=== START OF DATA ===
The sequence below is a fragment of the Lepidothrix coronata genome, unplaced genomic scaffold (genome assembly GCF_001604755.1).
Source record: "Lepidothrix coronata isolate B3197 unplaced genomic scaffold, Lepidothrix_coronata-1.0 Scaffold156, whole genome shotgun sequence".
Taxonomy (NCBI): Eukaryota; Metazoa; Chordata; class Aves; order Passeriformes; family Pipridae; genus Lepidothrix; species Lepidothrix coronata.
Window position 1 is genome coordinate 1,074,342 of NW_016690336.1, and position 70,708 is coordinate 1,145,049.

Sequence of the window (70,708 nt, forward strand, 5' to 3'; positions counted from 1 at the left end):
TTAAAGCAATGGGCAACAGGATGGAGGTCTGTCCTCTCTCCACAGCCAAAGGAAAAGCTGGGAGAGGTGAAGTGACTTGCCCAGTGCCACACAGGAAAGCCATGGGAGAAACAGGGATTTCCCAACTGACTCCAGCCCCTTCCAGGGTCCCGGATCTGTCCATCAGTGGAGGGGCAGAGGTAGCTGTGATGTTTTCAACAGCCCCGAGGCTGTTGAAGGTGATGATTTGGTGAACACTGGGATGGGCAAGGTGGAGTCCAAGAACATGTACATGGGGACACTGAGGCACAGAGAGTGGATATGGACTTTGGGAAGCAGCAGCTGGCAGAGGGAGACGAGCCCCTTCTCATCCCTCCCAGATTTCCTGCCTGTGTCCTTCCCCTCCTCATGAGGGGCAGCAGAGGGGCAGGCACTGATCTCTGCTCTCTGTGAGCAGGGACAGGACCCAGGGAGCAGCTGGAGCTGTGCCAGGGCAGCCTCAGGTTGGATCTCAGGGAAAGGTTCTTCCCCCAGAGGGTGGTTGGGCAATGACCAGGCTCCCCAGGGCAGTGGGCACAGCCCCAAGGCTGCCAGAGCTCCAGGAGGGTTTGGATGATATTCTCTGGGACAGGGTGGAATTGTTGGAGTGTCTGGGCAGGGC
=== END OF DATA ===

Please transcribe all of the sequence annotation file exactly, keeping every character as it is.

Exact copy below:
The sequence below is a fragment of the Lepidothrix coronata genome, unplaced genomic scaffold (genome assembly GCF_001604755.1).
Source record: "Lepidothrix coronata isolate B3197 unplaced genomic scaffold, Lepidothrix_coronata-1.0 Scaffold156, whole genome shotgun sequence".
Taxonomy (NCBI): Eukaryota; Metazoa; Chordata; class Aves; order Passeriformes; family Pipridae; genus Lepidothrix; species Lepidothrix coronata.
Window position 1 is genome coordinate 1,074,342 of NW_016690336.1, and position 70,708 is coordinate 1,145,049.

Sequence of the window (70,708 nt, forward strand, 5' to 3'; positions counted from 1 at the left end):
TTAAAGCAATGGGCAACAGGATGGAGGTCTGTCCTCTCTCCACAGCCAAAGGAAAAGCTGGGAGAGGTGAAGTGACTTGCCCAGTGCCACACAGGAAAGCCATGGGAGAAACAGGGATTTCCCAACTGACTCCAGCCCCTTCCAGGGTCCCGGATCTGTCCATCAGTGGAGGGGCAGAGGTAGCTGTGATGTTTTCAACAGCCCCGAGGCTGTTGAAGGTGATGATTTGGTGAACACTGGGATGGGCAAGGTGGAGTCCAAGAACATGTACATGGGGACACTGAGGCACAGAGAGTGGATATGGACTTTGGGAAGCAGCAGCTGGCAGAGGGAGACGAGCCCCTTCTCATCCCTCCCAGATTTCCTGCCTGTGTCCTTCCCCTCCTCATGAGGGGCAGCAGAGGGGCAGGCACTGATCTCTGCTCTCTGTGAGCAGGGACAGGACCCAGGGAGCAGCTGGAGCTGTGCCAGGGCAGCCTCAGGTTGGATCTCAGGGAAAGGTTCTTCCCCCAGAGGGTGGTTGGGCAATGACCAGGCTCCCCAGGGCAGTGGGCACAGCCCCAAGGCTGCCAGAGCTCCAGGAGGGTTTGGATGATATTCTCTGGGACAGGGTGGAATTGTTGGAGTGTCTGGGCAGGGC